How Powerlifting Saved My Life

TAGS: nutrition advice, overweight, Matt Corrow, motivation, Body Transformation, muscle gain, lifting advice, body composition, clint darden, live learn pass on, Brandon Smitley, cardio, weight loss, fat loss, powerlifting, dave tate, bench press

It should go without saying that nothing in life comes easily — unless we're talking about being fat. Yeah, I said it. Let's call it what it is and be honest with ourselves. Barring a legitimate medical condition, being fat is easy. Most of us don't have to do much, if anything, to be fat. Hell, all I had to do was sit on my ass in front of the TV eating fast food for 30 years. I drank soda with every meal. What'd that get me, you ask? Well, it got me to about 430 pounds and a combined diagnosis of pre-diabetes and hypertension at 30 years old. I didn't even have to try!

What followed that visit to the doctor was a short-lived period of crash diets, rapid but brief weight loss, depression, and an inevitable gain of the weight I'd been trying so hard to shed. My doctor was more than willing to throw medication at me or refer me to a dietitian who told me the only way to win the war on fat was to eat 1200 calories a day (that's another article in and of itself) and work out more, so that's what I did. For months I obsessed about every calorie, beating myself up for eating 50 more than I 'needed'. I'd weigh myself eight or ten times a day. I started upping my cardio to an hour, then two, all the while wondering, agonizing over the simple fact that I wasn't losing more weight. I'd stalled. Even more disturbing, I noticed a dangerous obsession forming. I was headed into dangerous territory. I was half a step away from a full-blown eating disorder.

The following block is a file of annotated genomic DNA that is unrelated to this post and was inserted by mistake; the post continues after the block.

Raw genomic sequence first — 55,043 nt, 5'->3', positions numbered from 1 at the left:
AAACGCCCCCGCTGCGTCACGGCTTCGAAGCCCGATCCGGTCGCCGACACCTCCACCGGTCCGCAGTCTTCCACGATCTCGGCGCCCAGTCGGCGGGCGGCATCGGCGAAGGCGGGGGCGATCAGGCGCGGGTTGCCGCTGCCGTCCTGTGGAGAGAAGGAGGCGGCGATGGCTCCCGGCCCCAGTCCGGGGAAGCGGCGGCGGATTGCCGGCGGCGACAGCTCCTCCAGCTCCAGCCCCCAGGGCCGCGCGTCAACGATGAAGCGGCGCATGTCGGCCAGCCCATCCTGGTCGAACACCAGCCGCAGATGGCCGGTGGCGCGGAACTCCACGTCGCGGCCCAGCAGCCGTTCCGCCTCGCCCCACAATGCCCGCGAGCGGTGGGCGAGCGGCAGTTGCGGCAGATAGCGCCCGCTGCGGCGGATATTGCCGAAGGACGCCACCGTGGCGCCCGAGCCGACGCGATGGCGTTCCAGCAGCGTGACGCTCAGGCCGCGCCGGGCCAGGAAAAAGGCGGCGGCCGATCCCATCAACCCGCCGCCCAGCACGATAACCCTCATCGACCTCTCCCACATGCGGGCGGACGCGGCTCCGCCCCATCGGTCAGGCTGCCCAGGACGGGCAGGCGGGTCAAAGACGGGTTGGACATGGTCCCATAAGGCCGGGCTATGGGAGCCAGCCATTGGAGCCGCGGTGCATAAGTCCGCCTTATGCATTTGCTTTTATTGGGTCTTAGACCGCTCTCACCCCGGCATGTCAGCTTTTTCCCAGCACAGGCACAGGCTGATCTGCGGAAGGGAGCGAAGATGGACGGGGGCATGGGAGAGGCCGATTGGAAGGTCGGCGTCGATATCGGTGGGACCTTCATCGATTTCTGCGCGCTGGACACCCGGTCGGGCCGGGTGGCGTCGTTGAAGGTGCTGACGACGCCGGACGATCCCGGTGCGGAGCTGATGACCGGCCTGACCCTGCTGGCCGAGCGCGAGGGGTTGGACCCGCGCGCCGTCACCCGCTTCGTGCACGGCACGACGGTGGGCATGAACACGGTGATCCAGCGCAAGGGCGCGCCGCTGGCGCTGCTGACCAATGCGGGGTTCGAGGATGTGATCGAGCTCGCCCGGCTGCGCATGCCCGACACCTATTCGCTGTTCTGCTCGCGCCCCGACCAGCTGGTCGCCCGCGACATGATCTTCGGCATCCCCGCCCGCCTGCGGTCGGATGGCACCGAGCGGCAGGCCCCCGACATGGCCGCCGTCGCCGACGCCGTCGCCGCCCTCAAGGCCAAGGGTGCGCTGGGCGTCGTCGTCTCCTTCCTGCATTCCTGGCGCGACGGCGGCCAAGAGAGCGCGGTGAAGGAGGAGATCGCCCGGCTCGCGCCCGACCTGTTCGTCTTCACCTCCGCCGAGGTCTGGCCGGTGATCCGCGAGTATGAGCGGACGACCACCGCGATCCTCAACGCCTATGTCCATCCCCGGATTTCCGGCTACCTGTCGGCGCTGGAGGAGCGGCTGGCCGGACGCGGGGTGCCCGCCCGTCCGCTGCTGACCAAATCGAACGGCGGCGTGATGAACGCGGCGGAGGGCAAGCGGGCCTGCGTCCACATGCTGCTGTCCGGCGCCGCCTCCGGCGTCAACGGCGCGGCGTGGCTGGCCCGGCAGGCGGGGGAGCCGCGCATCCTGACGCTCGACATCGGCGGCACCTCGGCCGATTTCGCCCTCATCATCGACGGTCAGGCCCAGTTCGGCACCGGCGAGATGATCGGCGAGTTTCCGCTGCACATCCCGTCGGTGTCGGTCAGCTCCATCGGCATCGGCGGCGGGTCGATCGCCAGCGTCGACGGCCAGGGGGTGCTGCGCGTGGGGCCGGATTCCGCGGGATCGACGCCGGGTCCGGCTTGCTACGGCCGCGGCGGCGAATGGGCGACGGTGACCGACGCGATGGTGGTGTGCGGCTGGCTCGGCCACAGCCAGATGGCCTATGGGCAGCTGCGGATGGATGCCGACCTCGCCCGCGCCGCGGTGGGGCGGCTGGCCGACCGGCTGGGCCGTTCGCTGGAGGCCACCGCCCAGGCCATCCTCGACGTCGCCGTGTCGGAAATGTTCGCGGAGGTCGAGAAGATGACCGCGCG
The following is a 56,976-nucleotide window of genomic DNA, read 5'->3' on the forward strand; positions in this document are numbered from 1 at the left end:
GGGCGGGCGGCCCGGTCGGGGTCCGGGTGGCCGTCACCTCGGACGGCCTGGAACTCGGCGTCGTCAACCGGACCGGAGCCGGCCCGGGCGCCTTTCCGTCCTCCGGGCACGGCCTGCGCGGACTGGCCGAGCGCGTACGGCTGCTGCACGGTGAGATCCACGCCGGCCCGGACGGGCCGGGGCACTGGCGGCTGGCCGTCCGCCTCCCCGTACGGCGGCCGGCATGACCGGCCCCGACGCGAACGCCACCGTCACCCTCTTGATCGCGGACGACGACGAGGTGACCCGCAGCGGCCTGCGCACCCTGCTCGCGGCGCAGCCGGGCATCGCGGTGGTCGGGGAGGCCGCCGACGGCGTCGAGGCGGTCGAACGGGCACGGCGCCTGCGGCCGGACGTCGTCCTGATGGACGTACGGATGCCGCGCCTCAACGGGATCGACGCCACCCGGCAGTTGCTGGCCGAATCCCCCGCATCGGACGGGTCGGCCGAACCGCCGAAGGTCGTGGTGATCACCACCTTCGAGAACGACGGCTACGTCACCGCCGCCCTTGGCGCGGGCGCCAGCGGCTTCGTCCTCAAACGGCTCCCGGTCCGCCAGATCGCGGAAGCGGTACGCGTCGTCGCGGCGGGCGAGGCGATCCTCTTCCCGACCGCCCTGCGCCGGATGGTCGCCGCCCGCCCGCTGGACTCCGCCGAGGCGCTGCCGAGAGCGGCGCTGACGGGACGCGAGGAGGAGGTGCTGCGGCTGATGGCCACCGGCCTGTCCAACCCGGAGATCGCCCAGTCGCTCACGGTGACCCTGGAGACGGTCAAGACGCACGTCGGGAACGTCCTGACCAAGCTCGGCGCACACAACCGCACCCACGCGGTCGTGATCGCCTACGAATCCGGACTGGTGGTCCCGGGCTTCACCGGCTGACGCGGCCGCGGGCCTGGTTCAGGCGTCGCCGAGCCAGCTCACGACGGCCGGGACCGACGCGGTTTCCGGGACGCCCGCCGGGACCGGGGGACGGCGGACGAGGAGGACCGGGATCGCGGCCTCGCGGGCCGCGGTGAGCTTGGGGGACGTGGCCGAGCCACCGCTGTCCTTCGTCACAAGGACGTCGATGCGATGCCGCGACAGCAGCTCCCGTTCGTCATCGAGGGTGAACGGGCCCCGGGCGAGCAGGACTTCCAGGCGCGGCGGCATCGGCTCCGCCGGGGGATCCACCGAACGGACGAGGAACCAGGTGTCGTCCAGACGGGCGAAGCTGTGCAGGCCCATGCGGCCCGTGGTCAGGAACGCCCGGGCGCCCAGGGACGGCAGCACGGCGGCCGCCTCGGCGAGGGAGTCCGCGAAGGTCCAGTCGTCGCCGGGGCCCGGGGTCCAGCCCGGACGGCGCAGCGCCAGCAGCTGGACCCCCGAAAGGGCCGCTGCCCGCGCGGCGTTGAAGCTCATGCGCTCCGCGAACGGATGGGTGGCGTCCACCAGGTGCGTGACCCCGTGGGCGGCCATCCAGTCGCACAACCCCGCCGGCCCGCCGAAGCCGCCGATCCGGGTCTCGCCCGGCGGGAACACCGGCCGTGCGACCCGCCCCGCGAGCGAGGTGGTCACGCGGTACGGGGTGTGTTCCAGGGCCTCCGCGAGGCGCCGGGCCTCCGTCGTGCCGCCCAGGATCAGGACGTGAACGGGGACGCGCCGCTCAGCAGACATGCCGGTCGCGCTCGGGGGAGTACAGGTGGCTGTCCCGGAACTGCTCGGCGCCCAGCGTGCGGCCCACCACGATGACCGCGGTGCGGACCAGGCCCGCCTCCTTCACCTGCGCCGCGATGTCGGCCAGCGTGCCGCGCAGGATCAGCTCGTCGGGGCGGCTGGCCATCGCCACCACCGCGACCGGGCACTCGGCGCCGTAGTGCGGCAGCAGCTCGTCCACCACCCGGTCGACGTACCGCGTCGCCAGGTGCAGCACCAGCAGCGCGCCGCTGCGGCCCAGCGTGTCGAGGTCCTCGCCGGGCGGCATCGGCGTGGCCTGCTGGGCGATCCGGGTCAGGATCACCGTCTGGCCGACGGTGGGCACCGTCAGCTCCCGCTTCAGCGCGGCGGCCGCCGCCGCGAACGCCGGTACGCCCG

I panicked. I binged. I shot right back up to 400 pounds. 406, to be exact. The Internet at large wasn't much help. There are literally thousands of "fitness experts" and "coaches" out there trying to sell you on their way or their brand. The sad thing is that most of them are barely qualified to wipe their own asses, let alone give sound training or nutrition advice. So, back to the gym it was. It was either that or die young. Then something happened. I was peddling along on a stationary bike one day when in walked the biggest, scariest dude I'd ever seen. This guy intimidated the hell out of me, and keep in mind I was 6'3" and "huge". He bypassed the Cardio Theater and headed back into the room where the free weights were — the area I avoided because I just knew I'd be laughed out of it.


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After a few minutes, he walked back out. I was the only other person in there. "Hey bud," he said, "you mind taking a video of this bench press for me when you're done?" I hopped off the bike. He mentioned he didn't mean for me to stop and I told him, "Man, this isn't doing much for my weight loss anyway." He laughed. "I don't mess with that. I'm not trying to lose weight. I'm trying to get bigger."

Dave and Matt

I couldn't fathom those words. I walked back and filmed his press. 405 pounds. I'd never seen anyone lift that much weight before in my life. I was in awe. I told him as much, and he said, "Bud, that ain't good enough with me being at this weight." In walked another guy about half his size. They looked over the video and talked and I watched the new guy work up to over 300 pounds. I sat back and watched and shook my head. I could never do what they did. I started to walk out, thanking them for letting me watch them train. Then they asked that all-too-familiar question.

"How much do you bench?"

I froze in a cold sweat. "I don't. I never have."